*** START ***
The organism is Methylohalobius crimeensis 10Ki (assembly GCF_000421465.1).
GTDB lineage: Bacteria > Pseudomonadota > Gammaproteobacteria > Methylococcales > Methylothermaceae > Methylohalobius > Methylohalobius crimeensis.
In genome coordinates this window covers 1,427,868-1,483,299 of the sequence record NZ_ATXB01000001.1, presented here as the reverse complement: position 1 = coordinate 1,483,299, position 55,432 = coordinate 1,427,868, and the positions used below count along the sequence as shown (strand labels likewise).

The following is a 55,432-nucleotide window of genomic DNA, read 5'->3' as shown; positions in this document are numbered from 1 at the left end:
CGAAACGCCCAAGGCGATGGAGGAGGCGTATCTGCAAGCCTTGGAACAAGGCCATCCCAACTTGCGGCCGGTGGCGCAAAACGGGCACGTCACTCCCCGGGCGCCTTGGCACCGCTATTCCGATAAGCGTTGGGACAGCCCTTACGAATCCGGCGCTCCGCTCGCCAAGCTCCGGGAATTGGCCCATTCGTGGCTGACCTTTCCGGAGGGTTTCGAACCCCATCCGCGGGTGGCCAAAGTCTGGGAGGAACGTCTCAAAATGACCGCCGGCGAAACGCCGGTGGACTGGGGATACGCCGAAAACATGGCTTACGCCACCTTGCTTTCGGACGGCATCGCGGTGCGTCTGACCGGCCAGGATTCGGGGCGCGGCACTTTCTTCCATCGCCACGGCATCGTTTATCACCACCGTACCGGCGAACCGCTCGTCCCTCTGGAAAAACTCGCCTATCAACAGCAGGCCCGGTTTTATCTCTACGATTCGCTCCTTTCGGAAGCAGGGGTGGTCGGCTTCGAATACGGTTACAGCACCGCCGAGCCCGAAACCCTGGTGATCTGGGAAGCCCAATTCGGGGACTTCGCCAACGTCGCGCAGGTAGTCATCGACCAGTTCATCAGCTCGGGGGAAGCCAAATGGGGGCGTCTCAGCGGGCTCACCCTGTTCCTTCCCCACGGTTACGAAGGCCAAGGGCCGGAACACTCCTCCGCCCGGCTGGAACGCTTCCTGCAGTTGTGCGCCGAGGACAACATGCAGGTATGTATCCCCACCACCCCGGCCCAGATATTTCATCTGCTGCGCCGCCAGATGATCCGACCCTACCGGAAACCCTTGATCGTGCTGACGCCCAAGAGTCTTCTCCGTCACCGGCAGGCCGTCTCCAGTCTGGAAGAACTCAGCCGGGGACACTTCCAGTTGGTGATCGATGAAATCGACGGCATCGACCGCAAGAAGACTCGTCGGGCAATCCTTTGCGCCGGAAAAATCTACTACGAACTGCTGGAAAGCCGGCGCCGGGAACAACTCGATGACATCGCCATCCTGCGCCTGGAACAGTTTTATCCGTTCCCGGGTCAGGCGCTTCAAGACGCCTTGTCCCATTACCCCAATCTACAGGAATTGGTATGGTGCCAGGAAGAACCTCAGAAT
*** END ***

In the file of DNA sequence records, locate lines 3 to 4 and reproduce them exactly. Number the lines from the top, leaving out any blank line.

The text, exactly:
In genome coordinates this window covers 1,427,868-1,483,299 of the sequence record NZ_ATXB01000001.1, presented here as the reverse complement: position 1 = coordinate 1,483,299, position 55,432 = coordinate 1,427,868, and the positions used below count along the sequence as shown (strand labels likewise).

The following is a 55,432-nucleotide window of genomic DNA, read 5'->3' as shown; positions in this document are numbered from 1 at the left end: